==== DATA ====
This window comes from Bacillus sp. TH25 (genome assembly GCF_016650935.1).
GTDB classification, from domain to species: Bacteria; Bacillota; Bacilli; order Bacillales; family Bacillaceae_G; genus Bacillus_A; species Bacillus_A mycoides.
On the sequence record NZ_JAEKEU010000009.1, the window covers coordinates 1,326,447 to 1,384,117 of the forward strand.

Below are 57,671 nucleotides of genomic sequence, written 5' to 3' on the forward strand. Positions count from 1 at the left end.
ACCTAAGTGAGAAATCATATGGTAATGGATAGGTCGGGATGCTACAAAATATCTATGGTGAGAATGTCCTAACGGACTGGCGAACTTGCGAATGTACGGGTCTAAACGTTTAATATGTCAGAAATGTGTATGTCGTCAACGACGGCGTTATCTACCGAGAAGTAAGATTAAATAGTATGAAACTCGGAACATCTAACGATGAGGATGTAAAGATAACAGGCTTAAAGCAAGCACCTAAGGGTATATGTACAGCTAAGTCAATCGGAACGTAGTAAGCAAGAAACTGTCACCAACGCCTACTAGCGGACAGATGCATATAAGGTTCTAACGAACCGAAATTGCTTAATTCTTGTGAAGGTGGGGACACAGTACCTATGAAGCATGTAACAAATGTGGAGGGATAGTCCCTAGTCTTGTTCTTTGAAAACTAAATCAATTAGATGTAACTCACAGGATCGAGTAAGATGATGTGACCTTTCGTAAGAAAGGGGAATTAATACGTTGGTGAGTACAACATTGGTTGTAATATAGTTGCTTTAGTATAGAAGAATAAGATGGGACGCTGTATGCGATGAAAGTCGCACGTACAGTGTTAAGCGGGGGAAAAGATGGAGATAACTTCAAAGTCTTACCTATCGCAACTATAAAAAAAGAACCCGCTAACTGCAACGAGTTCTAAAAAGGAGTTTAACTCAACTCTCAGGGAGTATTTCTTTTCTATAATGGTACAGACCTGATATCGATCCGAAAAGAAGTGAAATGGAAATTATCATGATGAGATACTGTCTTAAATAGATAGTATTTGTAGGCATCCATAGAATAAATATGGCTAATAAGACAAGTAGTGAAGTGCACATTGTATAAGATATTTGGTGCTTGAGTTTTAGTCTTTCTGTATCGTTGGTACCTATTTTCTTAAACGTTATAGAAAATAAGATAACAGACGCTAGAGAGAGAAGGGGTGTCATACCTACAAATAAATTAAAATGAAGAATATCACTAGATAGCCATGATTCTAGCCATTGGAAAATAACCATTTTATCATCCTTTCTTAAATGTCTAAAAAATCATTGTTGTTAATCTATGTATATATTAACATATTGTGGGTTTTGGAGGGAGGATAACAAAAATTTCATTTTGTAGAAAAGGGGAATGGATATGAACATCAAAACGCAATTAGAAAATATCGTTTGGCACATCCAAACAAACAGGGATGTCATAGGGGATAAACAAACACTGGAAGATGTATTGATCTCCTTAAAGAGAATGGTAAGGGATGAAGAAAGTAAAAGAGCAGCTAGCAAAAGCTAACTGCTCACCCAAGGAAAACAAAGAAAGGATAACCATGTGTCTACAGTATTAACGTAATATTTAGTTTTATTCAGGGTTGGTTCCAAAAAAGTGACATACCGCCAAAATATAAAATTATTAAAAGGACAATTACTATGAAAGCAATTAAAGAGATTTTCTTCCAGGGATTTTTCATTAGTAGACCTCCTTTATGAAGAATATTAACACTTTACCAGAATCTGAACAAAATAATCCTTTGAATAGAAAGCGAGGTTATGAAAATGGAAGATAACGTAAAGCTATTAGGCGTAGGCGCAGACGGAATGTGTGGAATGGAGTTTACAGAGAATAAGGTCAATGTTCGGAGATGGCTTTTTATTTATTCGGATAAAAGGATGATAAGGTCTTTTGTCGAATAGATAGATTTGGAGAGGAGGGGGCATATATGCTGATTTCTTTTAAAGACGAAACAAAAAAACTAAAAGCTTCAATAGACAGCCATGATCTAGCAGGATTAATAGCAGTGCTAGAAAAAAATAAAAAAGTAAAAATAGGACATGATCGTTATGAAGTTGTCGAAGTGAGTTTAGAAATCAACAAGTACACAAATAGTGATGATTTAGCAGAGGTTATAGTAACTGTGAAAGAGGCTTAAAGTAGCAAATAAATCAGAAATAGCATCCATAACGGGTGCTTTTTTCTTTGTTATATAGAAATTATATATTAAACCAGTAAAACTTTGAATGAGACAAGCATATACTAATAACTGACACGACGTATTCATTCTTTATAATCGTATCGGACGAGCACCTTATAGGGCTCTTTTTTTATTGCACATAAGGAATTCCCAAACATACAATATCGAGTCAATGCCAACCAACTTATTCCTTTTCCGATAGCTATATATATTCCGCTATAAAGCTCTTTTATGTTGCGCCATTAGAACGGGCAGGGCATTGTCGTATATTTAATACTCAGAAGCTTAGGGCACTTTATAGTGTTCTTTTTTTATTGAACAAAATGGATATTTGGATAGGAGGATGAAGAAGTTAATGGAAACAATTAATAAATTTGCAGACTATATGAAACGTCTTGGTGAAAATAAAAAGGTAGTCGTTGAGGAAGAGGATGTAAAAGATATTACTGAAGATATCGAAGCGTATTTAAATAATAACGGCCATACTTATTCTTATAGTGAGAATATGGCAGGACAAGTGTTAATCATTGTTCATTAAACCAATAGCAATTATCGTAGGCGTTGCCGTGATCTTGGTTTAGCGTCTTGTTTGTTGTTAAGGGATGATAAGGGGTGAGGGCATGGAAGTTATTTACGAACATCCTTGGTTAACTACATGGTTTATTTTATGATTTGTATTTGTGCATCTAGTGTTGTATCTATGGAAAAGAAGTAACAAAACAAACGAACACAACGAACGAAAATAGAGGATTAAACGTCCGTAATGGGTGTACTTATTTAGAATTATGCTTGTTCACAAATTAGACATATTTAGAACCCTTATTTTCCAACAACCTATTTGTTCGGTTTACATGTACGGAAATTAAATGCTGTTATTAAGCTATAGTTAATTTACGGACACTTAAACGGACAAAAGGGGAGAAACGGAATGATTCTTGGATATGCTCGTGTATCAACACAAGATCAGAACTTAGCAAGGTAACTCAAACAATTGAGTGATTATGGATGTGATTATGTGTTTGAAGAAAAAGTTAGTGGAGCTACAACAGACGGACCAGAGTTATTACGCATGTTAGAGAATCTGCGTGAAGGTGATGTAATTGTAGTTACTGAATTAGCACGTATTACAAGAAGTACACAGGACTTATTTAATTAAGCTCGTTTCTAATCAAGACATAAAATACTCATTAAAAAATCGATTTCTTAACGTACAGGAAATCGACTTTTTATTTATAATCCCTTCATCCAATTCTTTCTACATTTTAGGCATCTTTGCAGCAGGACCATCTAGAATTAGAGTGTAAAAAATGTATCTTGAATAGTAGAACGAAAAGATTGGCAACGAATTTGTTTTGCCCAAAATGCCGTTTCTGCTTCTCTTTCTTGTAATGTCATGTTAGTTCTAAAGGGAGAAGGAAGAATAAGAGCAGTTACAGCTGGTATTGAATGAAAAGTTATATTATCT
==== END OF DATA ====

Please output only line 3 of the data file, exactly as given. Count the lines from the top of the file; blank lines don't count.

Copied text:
On the sequence record NZ_JAEKEU010000009.1, the window covers coordinates 1,326,447 to 1,384,117 of the forward strand.